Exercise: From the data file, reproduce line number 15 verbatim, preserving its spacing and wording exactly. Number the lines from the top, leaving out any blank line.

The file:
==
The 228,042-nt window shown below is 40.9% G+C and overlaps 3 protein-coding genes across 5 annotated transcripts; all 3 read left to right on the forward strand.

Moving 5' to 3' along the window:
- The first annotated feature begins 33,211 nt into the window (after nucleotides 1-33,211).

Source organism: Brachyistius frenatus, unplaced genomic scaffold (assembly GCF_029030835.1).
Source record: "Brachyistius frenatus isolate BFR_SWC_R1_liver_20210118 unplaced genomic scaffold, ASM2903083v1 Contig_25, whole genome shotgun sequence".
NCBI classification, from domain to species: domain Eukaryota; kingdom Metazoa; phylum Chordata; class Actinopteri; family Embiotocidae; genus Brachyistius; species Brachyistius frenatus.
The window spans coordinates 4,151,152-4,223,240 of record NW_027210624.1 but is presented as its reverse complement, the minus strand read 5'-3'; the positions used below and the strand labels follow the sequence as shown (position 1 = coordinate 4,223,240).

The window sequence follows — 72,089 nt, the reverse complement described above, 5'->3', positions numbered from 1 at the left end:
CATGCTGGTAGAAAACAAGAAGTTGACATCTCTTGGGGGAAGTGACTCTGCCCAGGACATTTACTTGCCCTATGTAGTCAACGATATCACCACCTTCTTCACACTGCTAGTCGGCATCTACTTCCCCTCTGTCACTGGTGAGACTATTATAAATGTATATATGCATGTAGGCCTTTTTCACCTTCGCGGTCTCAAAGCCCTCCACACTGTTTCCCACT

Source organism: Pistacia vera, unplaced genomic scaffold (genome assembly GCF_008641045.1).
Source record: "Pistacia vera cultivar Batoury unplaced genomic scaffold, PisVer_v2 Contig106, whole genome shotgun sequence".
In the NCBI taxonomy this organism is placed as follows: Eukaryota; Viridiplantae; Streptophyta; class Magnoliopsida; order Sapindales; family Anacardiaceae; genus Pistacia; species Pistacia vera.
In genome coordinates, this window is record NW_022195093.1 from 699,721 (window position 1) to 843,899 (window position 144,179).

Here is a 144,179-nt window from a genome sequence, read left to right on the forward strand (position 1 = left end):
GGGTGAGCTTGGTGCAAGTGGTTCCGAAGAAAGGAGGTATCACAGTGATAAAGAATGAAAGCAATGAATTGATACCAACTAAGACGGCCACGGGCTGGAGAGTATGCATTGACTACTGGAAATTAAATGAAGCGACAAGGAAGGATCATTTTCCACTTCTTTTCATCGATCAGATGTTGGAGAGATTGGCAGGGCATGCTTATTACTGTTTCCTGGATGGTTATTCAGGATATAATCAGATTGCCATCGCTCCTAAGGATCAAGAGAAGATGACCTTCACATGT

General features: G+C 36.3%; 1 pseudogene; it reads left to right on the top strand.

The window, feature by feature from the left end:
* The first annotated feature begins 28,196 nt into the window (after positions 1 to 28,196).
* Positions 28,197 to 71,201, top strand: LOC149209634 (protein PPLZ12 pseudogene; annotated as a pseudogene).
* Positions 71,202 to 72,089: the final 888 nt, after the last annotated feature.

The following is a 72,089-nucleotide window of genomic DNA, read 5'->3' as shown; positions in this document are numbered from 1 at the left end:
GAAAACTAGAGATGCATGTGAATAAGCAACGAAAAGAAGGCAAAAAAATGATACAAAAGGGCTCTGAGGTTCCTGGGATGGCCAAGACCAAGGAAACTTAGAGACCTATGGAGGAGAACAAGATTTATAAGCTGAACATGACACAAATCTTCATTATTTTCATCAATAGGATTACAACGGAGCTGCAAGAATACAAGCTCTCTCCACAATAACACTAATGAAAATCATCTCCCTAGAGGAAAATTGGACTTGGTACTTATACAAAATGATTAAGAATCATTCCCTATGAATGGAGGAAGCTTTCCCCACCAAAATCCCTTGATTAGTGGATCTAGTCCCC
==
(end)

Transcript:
GGGTGAGCTTGGTGCAAGTGGTTCCGAAGAAAGGAGGTATCACAGTGATAAAGAATGAAAGCAATGAATTGATACCAACTAAGACGGCCACGGGCTGGAGAGTATGCATTGACTACTGGAAATTAAATGAAGCGACAAGGAAGGATCATTTTCCACTTCTTTTCATCGATCAGATGTTGGAGAGATTGGCAGGGCATGCTTATTACTGTTTCCTGGATGGTTATTCAGGATATAATCAGATTGCCATCGCTCCTAAGGATCAAGAGAAGATGACCTTCACATGT